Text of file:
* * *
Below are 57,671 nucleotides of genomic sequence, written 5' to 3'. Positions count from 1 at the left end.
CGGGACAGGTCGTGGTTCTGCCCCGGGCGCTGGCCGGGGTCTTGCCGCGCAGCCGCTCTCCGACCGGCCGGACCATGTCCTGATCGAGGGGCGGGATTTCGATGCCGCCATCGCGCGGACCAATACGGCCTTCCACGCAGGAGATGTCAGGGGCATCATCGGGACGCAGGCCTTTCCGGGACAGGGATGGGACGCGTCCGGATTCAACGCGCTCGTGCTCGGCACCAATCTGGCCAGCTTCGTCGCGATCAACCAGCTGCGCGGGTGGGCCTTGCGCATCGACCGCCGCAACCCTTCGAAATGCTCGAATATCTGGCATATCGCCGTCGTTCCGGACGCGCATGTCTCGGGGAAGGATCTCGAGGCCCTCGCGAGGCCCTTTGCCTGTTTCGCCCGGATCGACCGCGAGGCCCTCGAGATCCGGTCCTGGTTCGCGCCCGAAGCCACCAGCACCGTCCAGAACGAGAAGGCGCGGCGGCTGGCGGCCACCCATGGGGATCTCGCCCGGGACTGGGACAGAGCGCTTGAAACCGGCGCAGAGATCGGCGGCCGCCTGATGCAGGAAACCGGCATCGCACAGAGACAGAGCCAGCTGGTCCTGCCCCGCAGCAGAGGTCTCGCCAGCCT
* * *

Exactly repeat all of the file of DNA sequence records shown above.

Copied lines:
Below are 57,671 nucleotides of genomic sequence, written 5' to 3'. Positions count from 1 at the left end.
CGGGACAGGTCGTGGTTCTGCCCCGGGCGCTGGCCGGGGTCTTGCCGCGCAGCCGCTCTCCGACCGGCCGGACCATGTCCTGATCGAGGGGCGGGATTTCGATGCCGCCATCGCGCGGACCAATACGGCCTTCCACGCAGGAGATGTCAGGGGCATCATCGGGACGCAGGCCTTTCCGGGACAGGGATGGGACGCGTCCGGATTCAACGCGCTCGTGCTCGGCACCAATCTGGCCAGCTTCGTCGCGATCAACCAGCTGCGCGGGTGGGCCTTGCGCATCGACCGCCGCAACCCTTCGAAATGCTCGAATATCTGGCATATCGCCGTCGTTCCGGACGCGCATGTCTCGGGGAAGGATCTCGAGGCCCTCGCGAGGCCCTTTGCCTGTTTCGCCCGGATCGACCGCGAGGCCCTCGAGATCCGGTCCTGGTTCGCGCCCGAAGCCACCAGCACCGTCCAGAACGAGAAGGCGCGGCGGCTGGCGGCCACCCATGGGGATCTCGCCCGGGACTGGGACAGAGCGCTTGAAACCGGCGCAGAGATCGGCGGCCGCCTGATGCAGGAAACCGGCATCGCACAGAGACAGAGCCAGCTGGTCCTGCCCCGCAGCAGAGGTCTCGCCAGCCT